Law on residence permit fee reaches parliament by May

POSTED: 04/18/13 2:27 PM

St. Maarten – By the end of May, Minister of Justice Roland Duncan wants to have legislation on fees for items such as residence permits be brought to Parliament.

The proposal is to charge 15 hundred guilders per year for any type of residence permit whether it is a first time application or renewal. With an average of 4000 residence permit applications per year, the Minister said that his Ministry stands to earn some 6 million guilders annually. He was at the time speaking during the third day of 2013 Draft Budget Debate in response to questions raised by MP Roy Marlin (Democratic Party.)

“We also have a minimum of 15000 persons residing on St. Maarten legally with a permit. The figures can vary a bit but we are using the minimum as a basis. This gives you 22 million 500 hundred guilders annually. It should be more because we propose for managers to pay 25 hundred guilders per year, we propose for directors to pay 5000 guilders per year.”

The minister however clarified that managers and directors were not calculated in the law proposal.

He said that the income derived from these fees could greatly help the Ministry’s budget, help fund the camera project, the purchase of boats for the police and also the creation of a justice complex.

The new laws are not budgeted but are in preparation, they were sent to the Social Economic Council (SER), who asked certain questions, to which the Ministry responded and expects to receive an advice soon. Following the completion of the SER advice, Minister Duncan said that he plans to take the two pieces of legislation to the Council of Ministers for any additional suggestions, before it is sent to the Council of Advice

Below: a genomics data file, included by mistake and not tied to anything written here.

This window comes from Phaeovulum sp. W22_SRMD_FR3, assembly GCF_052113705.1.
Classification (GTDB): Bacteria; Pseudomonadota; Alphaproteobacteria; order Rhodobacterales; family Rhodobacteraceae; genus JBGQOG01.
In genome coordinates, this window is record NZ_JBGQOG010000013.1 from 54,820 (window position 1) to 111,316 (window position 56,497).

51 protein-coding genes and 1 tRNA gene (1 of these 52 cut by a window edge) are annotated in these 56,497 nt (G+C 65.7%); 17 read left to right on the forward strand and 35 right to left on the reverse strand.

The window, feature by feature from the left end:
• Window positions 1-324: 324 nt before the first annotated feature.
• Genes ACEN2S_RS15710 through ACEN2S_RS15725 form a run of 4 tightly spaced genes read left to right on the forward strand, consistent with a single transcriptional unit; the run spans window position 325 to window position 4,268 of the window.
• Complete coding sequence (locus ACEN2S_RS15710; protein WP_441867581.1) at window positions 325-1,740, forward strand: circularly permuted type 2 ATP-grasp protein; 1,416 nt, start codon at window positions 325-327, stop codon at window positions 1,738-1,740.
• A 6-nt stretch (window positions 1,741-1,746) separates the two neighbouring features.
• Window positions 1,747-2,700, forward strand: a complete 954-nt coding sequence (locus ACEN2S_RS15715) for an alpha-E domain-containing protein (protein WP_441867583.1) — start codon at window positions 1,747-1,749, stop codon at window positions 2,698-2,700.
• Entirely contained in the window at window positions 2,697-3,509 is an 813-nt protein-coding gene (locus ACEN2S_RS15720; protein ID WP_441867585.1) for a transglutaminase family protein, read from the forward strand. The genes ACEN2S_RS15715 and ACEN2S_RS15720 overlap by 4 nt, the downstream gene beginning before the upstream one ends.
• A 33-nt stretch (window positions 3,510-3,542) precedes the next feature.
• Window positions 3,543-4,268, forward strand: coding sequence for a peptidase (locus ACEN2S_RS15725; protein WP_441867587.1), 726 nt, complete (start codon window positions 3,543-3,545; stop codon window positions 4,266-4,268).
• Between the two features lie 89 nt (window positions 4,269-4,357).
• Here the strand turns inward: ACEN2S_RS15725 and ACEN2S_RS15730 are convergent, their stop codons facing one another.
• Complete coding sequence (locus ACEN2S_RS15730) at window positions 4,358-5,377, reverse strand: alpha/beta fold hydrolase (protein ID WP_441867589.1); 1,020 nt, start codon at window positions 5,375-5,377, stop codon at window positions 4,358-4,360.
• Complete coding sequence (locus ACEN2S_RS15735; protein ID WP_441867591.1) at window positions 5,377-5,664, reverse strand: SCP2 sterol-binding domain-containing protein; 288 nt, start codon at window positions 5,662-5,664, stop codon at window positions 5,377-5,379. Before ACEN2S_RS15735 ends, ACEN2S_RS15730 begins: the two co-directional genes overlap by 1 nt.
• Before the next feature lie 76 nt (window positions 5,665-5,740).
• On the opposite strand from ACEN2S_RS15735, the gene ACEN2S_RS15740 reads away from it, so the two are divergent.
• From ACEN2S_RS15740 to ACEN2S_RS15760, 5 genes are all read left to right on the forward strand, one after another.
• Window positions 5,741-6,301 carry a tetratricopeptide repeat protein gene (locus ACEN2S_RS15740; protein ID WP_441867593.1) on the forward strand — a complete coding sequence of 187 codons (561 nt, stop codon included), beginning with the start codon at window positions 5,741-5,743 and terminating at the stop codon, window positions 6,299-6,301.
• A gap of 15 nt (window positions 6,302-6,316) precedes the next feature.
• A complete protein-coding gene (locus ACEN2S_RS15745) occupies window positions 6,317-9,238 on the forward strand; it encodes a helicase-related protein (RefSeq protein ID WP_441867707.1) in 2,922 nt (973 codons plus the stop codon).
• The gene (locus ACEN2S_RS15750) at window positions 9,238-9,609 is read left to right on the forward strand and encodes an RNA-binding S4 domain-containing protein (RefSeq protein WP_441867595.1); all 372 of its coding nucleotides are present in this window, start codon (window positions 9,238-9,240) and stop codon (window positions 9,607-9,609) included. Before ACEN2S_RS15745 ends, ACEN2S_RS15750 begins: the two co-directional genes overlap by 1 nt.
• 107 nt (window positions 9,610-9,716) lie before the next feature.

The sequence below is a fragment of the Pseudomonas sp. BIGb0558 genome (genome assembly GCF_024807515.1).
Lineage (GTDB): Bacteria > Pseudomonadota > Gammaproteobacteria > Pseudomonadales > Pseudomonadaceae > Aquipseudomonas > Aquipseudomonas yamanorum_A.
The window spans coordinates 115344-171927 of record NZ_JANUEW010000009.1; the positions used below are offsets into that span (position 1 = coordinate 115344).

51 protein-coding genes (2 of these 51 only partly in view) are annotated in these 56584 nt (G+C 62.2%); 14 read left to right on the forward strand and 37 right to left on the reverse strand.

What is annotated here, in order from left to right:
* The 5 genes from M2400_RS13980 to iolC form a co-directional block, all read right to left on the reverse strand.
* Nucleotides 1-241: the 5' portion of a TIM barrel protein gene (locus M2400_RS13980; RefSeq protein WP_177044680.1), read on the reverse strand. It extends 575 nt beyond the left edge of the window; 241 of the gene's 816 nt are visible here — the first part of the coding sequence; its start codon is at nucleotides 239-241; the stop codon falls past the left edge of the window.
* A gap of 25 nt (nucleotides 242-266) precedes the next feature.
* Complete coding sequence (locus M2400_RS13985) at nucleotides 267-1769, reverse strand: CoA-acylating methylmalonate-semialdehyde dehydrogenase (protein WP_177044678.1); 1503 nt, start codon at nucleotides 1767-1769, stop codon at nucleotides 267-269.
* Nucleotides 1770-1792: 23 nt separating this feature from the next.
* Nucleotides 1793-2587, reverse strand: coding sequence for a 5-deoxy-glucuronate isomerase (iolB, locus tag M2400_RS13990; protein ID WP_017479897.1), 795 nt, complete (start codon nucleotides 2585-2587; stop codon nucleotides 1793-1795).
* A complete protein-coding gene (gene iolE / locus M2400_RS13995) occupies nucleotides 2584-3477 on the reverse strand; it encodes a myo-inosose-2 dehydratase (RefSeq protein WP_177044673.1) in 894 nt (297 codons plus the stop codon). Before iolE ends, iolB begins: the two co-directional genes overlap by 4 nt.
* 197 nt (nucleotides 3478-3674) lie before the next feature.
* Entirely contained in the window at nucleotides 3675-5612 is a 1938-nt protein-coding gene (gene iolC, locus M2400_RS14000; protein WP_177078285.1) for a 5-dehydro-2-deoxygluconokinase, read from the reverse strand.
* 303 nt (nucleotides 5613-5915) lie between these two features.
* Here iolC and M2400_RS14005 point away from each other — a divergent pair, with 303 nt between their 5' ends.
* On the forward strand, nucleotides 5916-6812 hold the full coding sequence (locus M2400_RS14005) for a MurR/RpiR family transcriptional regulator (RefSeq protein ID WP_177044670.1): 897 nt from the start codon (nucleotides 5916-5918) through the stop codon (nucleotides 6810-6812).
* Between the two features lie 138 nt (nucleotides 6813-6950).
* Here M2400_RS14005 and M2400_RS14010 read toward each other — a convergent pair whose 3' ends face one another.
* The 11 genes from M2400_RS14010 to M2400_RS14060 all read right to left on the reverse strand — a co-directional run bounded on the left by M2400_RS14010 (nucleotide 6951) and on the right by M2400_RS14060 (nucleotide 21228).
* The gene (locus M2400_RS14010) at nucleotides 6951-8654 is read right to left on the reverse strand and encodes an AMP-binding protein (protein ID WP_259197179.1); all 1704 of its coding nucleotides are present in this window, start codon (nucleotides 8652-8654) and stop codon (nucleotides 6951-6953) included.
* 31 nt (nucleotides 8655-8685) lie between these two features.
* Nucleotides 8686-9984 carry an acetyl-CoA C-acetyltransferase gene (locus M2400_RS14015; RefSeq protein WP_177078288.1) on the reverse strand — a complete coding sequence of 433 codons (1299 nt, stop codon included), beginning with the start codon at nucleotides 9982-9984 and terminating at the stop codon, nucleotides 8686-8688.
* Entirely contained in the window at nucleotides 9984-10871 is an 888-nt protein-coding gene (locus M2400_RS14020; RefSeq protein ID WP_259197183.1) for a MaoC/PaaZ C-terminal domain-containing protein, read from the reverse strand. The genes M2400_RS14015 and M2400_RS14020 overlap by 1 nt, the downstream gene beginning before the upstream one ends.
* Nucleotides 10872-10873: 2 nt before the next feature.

The minister said that the draft legislation on residence permit fees was prepared with comparative analysis from countries such as The Bahamas, Anguilla, Cayman Islands, Guyana, Barbados and the BES Islands.

A supplementary budget will be prepared based on the projected income to be derived should the law be passed. The Minister said that he has faith that no quarrels will ensue on how the 6 million guilders is to be spent.

With budget cuts severely affecting the Justice Ministry, Minister Duncan said that the new fees will cushion the effect and he looks forward to Parliament’s cooperation.

Approximately 50 guilders will also be charged for other services such as police records. Permits for holding public events, gun licenses issuance and other administrative services performed by the Justice Ministry are to also incur a fee.

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